CSE welcomes FSSAI guidelines on junk food in schools but is concerned about delay in implementation

October 16, 2015

  • FSSAI has issued draft guidelines on wholesome and nutritious food availability in school that would help control junk food consumption among school children in India

  • CSE welcomes FSSAI guidelines but questions delay in implementation of Delhi High Court order

  • The guidelines say that the benefits of balanced, fresh and traditional food cannot be replaced; schools should not promote foods high in fat, salt and sugar and that children are not the best judge of their food choices

  • Foods high in fat, salt and sugar such as sugar-sweetened beverages, chips, ready-to-eat noodles, pizzas, burgers, fried foods and confectionery items to be restricted in schools and nearby; advertisement and promotion of such foods targeted at children is to be regulated

  • Schools to make a canteen policy that makes available healthy foods

New Delhi, October 16:  The Food Safety and Standards Authority of India (FSSAI) in an order on October 12 issued ‘Draft guidelines for making available wholesome, nutritious, safe and hygienic food to school children in India’.  The draft is to be converted into regulations after it receives comments from stakeholders.

“We welcome the order issued by the food authority. It is important that junk food is regulated in schools. However, we are not sure why it is taking so much time to be implemented,” said Sunita Narain, Director General, Centre for Science and Environment.

In March, 2015, the Delhi High Court had directed FSSAI to give these guidelines a form of regulations or directions within a period of three months to enforce their implementation across the country.  FSSAI was granted an extension of three months by the court in July. “The Court had emphasised on time-bound enforcement across the country and had put immense faith in the FSSAI,” added Narain. 

These guidelines, developed by an FSSAI-constituted expert committee, provide a scientific background on how consumption of junk foods high in fat, salt and sugar is linked with growing non-communicable diseases such as obesity, diabetes and hypertension among children. The key principles on which the guidelines are based include ‘benefits of balanced, fresh and traditional food cannot be replaced, ‘schools are not the right places for promoting foods high in fat, salt and sugar’ and ‘children are not the best judge of their food choices’.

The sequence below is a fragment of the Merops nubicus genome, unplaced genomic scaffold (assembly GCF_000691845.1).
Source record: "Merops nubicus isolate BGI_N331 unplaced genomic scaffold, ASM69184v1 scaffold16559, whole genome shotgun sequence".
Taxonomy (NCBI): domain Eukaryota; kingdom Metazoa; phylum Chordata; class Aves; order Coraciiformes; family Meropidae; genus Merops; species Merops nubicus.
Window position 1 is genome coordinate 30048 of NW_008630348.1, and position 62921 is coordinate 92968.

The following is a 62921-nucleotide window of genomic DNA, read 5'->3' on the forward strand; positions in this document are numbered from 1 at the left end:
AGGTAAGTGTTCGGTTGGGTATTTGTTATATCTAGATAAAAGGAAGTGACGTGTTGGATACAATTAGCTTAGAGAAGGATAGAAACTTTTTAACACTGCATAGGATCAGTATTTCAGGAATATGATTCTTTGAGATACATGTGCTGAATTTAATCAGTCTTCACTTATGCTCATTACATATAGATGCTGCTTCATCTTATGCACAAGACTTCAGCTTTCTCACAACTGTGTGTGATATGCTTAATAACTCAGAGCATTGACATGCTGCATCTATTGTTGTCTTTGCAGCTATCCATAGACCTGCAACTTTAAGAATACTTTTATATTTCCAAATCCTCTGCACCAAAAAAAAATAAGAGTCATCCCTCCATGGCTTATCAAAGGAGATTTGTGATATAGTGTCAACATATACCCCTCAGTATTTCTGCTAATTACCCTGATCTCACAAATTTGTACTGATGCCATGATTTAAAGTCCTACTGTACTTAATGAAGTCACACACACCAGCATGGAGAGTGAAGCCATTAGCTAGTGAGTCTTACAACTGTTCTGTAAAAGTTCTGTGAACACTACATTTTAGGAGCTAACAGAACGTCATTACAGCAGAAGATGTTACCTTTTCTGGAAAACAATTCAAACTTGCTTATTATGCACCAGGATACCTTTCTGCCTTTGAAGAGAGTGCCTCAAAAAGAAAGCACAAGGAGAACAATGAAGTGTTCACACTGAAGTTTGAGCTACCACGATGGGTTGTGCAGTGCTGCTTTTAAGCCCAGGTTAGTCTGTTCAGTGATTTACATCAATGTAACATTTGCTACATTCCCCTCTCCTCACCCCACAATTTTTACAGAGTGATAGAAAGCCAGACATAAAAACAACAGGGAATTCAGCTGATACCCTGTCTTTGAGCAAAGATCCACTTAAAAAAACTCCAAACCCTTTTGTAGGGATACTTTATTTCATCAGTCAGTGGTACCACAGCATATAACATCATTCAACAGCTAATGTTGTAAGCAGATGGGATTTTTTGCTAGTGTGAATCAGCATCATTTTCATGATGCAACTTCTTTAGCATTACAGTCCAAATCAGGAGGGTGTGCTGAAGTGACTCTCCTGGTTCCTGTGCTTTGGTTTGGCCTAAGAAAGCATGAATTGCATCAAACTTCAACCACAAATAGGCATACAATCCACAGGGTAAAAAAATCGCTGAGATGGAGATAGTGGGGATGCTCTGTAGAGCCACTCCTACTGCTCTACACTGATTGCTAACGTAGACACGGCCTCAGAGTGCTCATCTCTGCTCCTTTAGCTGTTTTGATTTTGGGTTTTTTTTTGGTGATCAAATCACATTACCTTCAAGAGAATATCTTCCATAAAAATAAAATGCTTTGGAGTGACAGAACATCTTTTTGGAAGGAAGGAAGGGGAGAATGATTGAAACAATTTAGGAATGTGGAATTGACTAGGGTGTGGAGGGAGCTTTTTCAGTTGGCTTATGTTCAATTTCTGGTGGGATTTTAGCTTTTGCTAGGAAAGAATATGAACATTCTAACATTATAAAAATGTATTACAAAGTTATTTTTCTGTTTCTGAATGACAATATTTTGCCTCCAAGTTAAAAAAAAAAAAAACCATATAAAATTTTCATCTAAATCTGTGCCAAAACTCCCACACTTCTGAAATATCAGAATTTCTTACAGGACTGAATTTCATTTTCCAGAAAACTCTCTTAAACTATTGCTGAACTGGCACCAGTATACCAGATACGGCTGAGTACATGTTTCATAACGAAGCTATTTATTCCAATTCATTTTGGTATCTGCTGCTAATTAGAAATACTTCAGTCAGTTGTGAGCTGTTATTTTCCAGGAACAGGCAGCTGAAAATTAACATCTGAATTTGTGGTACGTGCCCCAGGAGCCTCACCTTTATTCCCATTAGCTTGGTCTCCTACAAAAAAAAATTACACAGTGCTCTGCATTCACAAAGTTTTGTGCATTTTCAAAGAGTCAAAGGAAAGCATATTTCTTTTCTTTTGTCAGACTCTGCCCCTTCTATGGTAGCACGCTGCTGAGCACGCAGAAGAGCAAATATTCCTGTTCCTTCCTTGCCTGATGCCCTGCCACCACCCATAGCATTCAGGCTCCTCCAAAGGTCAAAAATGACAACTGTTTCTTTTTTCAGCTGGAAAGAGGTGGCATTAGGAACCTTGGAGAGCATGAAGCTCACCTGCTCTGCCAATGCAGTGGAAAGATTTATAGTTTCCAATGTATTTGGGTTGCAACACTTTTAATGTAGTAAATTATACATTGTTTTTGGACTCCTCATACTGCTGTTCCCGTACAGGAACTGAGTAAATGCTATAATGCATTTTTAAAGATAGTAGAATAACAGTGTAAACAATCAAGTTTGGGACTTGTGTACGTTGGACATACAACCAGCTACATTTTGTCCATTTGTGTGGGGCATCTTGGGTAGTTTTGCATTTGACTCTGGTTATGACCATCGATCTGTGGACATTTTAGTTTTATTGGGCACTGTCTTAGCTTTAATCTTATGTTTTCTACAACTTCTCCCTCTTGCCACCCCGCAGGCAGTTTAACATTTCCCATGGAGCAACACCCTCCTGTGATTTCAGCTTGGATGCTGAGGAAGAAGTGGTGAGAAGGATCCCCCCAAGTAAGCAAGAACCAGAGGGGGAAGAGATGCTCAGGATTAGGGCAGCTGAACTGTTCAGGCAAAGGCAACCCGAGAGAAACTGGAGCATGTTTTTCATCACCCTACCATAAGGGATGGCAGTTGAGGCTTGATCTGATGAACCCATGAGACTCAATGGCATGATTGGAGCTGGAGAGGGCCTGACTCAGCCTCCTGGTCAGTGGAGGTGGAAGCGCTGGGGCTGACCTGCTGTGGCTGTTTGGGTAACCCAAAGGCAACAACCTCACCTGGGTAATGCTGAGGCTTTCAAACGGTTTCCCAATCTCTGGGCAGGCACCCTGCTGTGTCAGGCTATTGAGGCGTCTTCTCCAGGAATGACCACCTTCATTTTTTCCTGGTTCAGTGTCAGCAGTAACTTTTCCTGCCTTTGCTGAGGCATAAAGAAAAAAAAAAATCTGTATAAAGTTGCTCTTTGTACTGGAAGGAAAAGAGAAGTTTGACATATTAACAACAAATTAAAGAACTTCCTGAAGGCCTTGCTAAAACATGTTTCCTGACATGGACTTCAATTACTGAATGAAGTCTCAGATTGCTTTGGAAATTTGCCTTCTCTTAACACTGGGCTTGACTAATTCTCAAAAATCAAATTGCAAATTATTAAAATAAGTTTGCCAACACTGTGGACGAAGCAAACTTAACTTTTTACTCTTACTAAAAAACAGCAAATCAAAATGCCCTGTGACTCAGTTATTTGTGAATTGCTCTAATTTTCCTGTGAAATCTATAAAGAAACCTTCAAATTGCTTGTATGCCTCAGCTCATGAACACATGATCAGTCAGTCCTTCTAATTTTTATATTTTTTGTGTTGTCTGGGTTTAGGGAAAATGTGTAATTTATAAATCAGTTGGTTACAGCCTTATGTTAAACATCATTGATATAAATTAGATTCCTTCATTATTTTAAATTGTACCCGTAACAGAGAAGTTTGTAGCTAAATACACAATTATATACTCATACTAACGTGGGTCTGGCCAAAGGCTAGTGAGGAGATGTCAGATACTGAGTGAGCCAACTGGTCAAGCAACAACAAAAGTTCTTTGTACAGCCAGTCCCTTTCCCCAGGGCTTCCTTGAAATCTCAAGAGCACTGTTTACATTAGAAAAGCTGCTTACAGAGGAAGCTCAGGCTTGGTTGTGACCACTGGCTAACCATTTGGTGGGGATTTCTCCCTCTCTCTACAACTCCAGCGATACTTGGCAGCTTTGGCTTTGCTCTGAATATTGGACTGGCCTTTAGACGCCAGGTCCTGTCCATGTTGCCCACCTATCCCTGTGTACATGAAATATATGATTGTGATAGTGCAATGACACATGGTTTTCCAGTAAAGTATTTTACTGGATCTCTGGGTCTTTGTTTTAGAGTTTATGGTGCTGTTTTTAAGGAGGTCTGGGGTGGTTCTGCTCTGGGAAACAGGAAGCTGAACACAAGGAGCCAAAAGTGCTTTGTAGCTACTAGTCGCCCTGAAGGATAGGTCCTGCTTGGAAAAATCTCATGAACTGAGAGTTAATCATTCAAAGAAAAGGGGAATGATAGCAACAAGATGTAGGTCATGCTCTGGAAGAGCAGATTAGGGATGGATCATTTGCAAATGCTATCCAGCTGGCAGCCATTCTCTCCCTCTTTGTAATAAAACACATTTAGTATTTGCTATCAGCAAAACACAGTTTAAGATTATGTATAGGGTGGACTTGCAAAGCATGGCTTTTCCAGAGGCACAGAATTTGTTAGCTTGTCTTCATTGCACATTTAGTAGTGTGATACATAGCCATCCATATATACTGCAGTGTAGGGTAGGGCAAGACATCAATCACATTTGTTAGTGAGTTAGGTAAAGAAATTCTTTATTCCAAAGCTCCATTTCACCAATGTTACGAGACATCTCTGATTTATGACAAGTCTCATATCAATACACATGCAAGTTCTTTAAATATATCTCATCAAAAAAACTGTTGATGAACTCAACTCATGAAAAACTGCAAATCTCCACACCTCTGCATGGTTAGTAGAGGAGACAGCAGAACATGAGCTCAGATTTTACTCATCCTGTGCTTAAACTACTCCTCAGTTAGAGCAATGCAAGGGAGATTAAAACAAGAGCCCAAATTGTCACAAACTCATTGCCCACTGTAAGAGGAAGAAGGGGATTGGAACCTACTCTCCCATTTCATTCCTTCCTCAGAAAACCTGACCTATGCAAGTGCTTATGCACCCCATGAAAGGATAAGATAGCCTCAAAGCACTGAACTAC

What do the guidelines recommend?

• Most common junk foods that are high in fat, salt and sugar such as chips, fried foods, sugar-sweetened carbonated beverages, sugar-sweetened non-carbonated beverages, ready-to-eat noodles, pizzas, burgers, potato fries and confectionery items should be restricted in schools and 50 meters nearby.

• Advertisement and promotion of such foods targeted at children is to be regulated through a framework that includes all types of media, celebrity endorsements and promotional activities. The guidelines note that the issue has been referred to the Ministry of Information and Broadcasting.

• A canteen policy should be implemented based on color-coding. Green category foods − the healthy food options − should constitute about 80 per cent of available foods. Red category of select most common junk foods that are high in fat, salt and sugar should not be sold or served in schools. Suggested, healthy menu options should include fruit salad, fruits, paneer / vegetable cutlets, khandvi, poha, uthapam, upma, idlis and kathi rolls, low-fat milk shakes with seasonal fruits and no added sugar, fresh fruit juice and smoothies with fruits, fresh lime soda, badam milk, lassi, etc.

• FSSAI should fix limits of unhealthy ingredients such as transfats to 5 per cent at the earliest. The guidelines note that FSSAI has already issued a notification in this regard.

• Schools should promote nutrition education and awareness for children. A well-structured curriculum on balanced diet and its health impacts should be introduced.

• Labeling regulations must be strengthened by the FSSAI to enable complete and transparent information on the amount of fat, salt and sugar with reference to recommended daily allowed limits.  The guidelines note that FSSAI is looking into this. 

 

For further information, please contact Anupam Srivastava, asrivastava@cseindia.org; 9910093893